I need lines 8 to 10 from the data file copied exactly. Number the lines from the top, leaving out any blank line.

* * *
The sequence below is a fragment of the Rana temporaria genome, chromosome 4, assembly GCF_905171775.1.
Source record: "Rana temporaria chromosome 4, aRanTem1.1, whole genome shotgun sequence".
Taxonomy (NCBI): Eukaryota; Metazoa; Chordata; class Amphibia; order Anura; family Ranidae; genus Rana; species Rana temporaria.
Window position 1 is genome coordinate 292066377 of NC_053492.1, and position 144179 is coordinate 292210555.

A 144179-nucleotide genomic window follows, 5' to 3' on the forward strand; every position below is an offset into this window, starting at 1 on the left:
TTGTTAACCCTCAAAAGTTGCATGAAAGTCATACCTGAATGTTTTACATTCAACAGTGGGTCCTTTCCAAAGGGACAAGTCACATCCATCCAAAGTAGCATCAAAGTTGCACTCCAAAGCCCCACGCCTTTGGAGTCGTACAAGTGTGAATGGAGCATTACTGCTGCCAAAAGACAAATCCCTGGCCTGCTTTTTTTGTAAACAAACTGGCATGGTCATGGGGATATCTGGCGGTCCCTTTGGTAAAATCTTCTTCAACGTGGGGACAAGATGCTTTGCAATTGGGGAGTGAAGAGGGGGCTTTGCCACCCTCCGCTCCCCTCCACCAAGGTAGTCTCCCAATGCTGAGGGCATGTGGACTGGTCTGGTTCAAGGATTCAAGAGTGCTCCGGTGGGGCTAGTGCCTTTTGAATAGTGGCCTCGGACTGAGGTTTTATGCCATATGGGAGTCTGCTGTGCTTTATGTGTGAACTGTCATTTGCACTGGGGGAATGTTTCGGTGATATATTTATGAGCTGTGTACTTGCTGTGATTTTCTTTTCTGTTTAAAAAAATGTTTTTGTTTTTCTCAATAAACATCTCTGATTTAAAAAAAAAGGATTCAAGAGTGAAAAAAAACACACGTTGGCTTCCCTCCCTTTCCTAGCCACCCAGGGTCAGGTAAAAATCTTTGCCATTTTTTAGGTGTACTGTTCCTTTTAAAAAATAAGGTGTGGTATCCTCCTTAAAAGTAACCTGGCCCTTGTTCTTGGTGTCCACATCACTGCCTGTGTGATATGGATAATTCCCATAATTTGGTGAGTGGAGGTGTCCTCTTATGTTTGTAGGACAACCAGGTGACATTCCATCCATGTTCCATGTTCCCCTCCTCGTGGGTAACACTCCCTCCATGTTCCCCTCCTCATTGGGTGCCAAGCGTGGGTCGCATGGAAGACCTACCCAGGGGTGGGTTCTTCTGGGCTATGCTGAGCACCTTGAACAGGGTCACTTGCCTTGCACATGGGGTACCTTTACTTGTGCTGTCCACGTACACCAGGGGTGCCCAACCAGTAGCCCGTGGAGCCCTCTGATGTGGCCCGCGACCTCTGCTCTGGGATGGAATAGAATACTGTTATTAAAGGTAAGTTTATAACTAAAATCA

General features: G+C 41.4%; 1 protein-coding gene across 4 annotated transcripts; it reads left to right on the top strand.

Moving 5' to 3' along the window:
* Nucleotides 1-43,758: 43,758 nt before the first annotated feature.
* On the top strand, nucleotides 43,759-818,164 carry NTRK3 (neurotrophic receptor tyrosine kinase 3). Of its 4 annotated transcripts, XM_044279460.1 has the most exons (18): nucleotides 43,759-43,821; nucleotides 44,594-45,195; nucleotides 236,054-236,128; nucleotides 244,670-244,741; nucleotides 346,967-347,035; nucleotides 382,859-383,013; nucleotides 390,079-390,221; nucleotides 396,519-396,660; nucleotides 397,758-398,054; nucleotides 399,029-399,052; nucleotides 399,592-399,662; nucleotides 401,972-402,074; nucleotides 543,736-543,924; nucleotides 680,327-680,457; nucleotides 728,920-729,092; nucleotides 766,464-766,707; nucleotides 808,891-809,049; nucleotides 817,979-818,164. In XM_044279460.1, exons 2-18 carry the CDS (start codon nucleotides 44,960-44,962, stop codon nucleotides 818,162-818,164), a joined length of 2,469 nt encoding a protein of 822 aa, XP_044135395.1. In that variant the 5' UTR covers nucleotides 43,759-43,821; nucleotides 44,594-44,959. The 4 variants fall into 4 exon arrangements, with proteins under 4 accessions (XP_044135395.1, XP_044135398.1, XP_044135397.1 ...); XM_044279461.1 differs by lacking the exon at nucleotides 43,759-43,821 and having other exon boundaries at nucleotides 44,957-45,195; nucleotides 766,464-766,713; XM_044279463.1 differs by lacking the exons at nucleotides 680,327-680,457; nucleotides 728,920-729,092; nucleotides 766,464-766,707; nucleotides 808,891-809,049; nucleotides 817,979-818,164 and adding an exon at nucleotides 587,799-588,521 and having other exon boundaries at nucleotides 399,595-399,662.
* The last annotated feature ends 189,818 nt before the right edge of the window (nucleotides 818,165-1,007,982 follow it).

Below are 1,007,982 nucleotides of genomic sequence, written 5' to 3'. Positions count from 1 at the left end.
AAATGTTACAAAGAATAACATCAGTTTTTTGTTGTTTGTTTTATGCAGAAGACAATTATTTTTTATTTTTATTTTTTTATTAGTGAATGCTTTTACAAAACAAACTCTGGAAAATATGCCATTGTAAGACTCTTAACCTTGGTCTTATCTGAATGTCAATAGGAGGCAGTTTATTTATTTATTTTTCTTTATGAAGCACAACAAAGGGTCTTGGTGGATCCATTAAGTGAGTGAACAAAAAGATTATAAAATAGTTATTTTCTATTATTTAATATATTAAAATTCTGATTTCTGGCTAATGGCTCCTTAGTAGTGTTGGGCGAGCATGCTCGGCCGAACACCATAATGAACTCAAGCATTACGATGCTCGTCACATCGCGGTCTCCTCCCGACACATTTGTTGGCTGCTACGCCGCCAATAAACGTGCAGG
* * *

Moving 5' to 3' along the window:
* Nucleotides 1-43,758: 43,758 nt before the first annotated feature.
* On the top strand, nucleotides 43,759-818,164 carry NTRK3 (neurotrophic receptor tyrosine kinase 3). Of its 4 annotated transcripts, XM_044279460.1 has the most exons (18): nucleotides 43,759-43,821; nucleotides 44,594-45,195; nucleotides 236,054-236,128; nucleotides 244,670-244,741; nucleotides 346,967-347,035; nucleotides 382,859-383,013; nucleotides 390,079-390,221; nucleotides 396,519-396,660; nucleotides 397,758-398,054; nucleotides 399,029-399,052; nucleotides 399,592-399,662; nucleotides 401,972-402,074; nucleotides 543,736-543,924; nucleotides 680,327-680,457; nucleotides 728,920-729,092; nucleotides 766,464-766,707; nucleotides 808,891-809,049; nucleotides 817,979-818,164. In XM_044279460.1, exons 2-18 carry the CDS (start codon nucleotides 44,960-44,962, stop codon nucleotides 818,162-818,164), a joined length of 2,469 nt encoding a protein of 822 aa, XP_044135395.1. In that variant the 5' UTR covers nucleotides 43,759-43,821; nucleotides 44,594-44,959. The 4 variants fall into 4 exon arrangements, with proteins under 4 accessions (XP_044135395.1, XP_044135398.1, XP_044135397.1 ...); XM_044279461.1 differs by lacking the exon at nucleotides 43,759-43,821 and having other exon boundaries at nucleotides 44,957-45,195; nucleotides 766,464-766,713; XM_044279463.1 differs by lacking the exons at nucleotides 680,327-680,457; nucleotides 728,920-729,092; nucleotides 766,464-766,707; nucleotides 808,891-809,049; nucleotides 817,979-818,164 and adding an exon at nucleotides 587,799-588,521 and having other exon boundaries at nucleotides 399,595-399,662.